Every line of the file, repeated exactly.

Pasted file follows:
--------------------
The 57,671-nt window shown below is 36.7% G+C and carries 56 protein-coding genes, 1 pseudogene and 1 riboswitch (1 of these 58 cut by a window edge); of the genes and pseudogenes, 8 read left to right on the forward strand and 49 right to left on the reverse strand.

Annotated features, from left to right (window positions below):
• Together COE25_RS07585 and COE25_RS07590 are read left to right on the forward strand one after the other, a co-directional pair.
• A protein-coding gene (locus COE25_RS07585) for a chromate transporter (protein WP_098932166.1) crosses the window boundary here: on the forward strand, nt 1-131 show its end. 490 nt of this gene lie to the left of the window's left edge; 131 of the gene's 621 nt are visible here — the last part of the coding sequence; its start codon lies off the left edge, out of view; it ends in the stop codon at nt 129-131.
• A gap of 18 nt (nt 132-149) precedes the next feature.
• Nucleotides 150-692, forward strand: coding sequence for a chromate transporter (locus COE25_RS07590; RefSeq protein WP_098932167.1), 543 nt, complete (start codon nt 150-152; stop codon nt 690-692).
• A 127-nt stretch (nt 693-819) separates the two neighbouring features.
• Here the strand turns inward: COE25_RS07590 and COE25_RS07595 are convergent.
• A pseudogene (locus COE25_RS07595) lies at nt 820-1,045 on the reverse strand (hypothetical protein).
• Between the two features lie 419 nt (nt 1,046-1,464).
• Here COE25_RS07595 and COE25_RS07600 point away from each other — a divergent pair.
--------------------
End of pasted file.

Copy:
The 57,671-nt window shown below is 36.7% G+C and carries 56 protein-coding genes, 1 pseudogene and 1 riboswitch (1 of these 58 cut by a window edge); of the genes and pseudogenes, 8 read left to right on the forward strand and 49 right to left on the reverse strand.

Annotated features, from left to right (window positions below):
• Together COE25_RS07585 and COE25_RS07590 are read left to right on the forward strand one after the other, a co-directional pair.
• A protein-coding gene (locus COE25_RS07585) for a chromate transporter (protein WP_098932166.1) crosses the window boundary here: on the forward strand, nt 1-131 show its end. 490 nt of this gene lie to the left of the window's left edge; 131 of the gene's 621 nt are visible here — the last part of the coding sequence; its start codon lies off the left edge, out of view; it ends in the stop codon at nt 129-131.
• A gap of 18 nt (nt 132-149) precedes the next feature.
• Nucleotides 150-692, forward strand: coding sequence for a chromate transporter (locus COE25_RS07590; RefSeq protein WP_098932167.1), 543 nt, complete (start codon nt 150-152; stop codon nt 690-692).
• A 127-nt stretch (nt 693-819) separates the two neighbouring features.
• Here the strand turns inward: COE25_RS07590 and COE25_RS07595 are convergent.
• A pseudogene (locus COE25_RS07595) lies at nt 820-1,045 on the reverse strand (hypothetical protein).
• Between the two features lie 419 nt (nt 1,046-1,464).
• Here COE25_RS07595 and COE25_RS07600 point away from each other — a divergent pair.